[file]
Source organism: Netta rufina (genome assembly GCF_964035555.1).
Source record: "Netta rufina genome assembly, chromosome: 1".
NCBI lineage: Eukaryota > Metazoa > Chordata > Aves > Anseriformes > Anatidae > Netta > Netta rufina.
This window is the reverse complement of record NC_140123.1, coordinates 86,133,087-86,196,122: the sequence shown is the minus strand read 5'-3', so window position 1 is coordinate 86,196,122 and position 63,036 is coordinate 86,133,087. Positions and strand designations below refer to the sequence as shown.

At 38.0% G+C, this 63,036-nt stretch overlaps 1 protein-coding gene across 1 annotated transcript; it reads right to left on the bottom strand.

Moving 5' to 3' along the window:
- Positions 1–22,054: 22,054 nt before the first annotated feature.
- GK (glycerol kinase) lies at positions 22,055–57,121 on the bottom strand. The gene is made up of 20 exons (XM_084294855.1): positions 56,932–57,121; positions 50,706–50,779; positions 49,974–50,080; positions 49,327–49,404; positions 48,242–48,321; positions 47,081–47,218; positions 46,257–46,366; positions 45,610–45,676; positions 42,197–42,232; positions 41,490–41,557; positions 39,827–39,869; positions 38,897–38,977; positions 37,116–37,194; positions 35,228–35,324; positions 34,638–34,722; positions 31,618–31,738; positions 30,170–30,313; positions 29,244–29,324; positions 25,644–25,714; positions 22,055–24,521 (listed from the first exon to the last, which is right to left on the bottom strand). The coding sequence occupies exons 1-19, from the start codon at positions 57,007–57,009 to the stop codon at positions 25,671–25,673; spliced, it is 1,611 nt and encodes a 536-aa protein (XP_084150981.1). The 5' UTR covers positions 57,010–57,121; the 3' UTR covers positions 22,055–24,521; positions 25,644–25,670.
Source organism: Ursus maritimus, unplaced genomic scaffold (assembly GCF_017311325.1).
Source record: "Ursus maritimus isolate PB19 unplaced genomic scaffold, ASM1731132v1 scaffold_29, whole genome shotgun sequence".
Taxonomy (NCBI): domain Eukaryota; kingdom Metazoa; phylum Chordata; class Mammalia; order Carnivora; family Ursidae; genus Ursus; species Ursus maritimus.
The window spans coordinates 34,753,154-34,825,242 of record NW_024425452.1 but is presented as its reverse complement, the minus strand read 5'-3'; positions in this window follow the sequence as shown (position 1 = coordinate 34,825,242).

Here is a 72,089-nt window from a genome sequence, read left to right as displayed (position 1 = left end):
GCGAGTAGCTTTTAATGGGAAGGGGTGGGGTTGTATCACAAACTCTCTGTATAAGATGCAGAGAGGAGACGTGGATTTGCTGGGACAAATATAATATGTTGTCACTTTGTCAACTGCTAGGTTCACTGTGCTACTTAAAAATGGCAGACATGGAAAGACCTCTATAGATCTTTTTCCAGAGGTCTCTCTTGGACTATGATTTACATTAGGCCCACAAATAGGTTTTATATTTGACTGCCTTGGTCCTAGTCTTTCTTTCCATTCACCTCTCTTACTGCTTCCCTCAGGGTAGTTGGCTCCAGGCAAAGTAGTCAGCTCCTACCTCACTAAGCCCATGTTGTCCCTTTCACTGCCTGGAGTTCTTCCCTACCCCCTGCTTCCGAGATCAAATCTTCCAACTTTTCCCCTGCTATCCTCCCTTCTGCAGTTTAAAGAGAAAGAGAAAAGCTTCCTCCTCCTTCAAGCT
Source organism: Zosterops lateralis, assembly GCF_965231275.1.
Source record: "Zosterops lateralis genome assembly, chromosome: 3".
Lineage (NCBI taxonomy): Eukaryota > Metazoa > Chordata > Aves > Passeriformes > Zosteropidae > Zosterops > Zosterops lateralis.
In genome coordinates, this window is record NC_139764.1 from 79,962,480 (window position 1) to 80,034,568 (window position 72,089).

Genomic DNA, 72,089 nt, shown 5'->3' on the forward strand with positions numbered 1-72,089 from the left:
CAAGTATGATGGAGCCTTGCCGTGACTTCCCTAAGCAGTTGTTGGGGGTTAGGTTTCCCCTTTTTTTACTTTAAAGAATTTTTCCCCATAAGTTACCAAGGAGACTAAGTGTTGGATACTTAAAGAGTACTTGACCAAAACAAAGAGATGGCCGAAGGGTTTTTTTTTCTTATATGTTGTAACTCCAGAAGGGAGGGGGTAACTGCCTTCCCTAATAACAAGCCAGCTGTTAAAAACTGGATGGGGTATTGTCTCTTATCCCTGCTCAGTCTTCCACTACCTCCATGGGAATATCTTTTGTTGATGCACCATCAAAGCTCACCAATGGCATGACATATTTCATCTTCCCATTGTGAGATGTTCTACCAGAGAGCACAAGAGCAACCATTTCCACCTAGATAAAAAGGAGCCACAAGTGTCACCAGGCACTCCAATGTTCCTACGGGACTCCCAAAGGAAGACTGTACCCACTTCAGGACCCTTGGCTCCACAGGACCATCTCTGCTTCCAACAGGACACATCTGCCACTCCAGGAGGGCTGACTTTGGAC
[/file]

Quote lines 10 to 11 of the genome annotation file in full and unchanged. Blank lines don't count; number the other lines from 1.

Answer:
Source record: "Ursus maritimus isolate PB19 unplaced genomic scaffold, ASM1731132v1 scaffold_29, whole genome shotgun sequence".
Taxonomy (NCBI): domain Eukaryota; kingdom Metazoa; phylum Chordata; class Mammalia; order Carnivora; family Ursidae; genus Ursus; species Ursus maritimus.